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Code Club

A few weeks ago I attended a Code Club – I know that these are targeted at an age groups significantly younger than me – something that has been pointed out with amusement by a number of people, but I want to learn code and it’s difficult to do from a book.

So, knowing someone, who knows someone, I got in contact with the host of the Code Club in Chiswick (@DinisCruz) and had my first session.

We started off with Scratch – a MIT designed program that allows people to learn the basics of coding.  At the time I had no experience of coding and I struggled, but I was determined to achieve something, so I made my first game.  I am absurdly proud of it.  Two hours I spent trying to get to grips with the rules of Scratch and trying to adapt my thinking to the format.  I’m not sure I managed it.

The hardest part was reminding myself of how the individual statements are separate units.  I found it untidy and struggled to see the whole picture, the same issues I had when learning to do markup on my website, but I will talk about that in a later blog post.  Although, my stubbornness at not being outdone by the under tens in attendance helped.

I showed my “game” to my 6-year-old nephew and he was instantly excited by it, demanding I set up an account for him to have a go and make his own game.  He explored every section of the program, designing different avatars, making different backdrops, making them interact with each other.  In  an hour he had gone beyond what I knew about Scratch from my two hour session.  He was so interested in learning more and I couldn’t teach him and that frustrated me.  However, curious scamp that he is, he just kept playing around until he managed to make things work for him.  4 hours he spent in that session, and wanted to keep going.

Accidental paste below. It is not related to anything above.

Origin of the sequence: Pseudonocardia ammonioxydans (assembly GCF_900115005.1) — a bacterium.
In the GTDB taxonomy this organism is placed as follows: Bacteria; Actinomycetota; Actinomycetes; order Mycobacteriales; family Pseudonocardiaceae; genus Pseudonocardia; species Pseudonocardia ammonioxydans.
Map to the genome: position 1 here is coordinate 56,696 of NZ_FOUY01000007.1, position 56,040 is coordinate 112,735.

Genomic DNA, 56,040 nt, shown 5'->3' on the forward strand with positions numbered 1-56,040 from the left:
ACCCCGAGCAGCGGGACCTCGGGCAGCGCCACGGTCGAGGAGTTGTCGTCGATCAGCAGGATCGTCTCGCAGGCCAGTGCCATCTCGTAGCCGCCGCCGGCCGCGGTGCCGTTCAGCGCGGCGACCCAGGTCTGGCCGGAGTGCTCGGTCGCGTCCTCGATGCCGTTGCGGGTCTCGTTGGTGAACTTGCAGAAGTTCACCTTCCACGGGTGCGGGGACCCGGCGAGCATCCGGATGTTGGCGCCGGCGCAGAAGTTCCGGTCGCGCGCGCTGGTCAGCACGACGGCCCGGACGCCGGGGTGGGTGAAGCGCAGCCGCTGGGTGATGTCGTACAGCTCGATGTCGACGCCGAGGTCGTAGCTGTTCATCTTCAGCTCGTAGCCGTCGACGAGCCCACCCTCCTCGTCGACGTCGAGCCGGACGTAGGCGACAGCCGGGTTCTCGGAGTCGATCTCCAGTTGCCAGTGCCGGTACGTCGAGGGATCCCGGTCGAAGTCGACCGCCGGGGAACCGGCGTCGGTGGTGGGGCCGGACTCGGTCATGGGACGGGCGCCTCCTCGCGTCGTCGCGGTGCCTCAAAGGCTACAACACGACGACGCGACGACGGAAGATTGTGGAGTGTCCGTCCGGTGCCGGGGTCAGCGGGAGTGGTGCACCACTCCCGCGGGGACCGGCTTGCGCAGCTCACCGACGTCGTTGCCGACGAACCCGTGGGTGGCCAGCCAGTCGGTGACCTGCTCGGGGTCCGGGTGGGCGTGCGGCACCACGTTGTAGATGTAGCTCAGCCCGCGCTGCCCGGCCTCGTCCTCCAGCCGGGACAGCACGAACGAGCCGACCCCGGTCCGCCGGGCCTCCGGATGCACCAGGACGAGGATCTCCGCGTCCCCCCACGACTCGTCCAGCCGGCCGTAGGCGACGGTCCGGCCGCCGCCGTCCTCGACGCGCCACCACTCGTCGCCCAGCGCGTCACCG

I recognised that sense of frustration from teachers, myself included, wanting to do more but not having the knowledge to.  We become teachers because we want to teach, we love to see that interest in our students, to see that “ah!” moment, to have them ask questions because they want to know more about something.  But times are changing quickly and it is hard to keep up with those changes while having a 60 hour (minimum) week.  I completed my degree in Neuroscience in 2005, 8 years later my degree is old news, but nowhere is this fast pace of changing knowledge more obvious than in ICT.  The technology that students take for granted is relatively new to us but something that they grew up with;  they are Digital Natives, to use the correct terminology.   We, as teachers, need to learn it before we can teach it.  An hour training session is not necessarily enough for a teacher to become confident on using a new piece of technology, an iPad for instance.  If you are not confident in your understanding, how can you be confident in your teaching?

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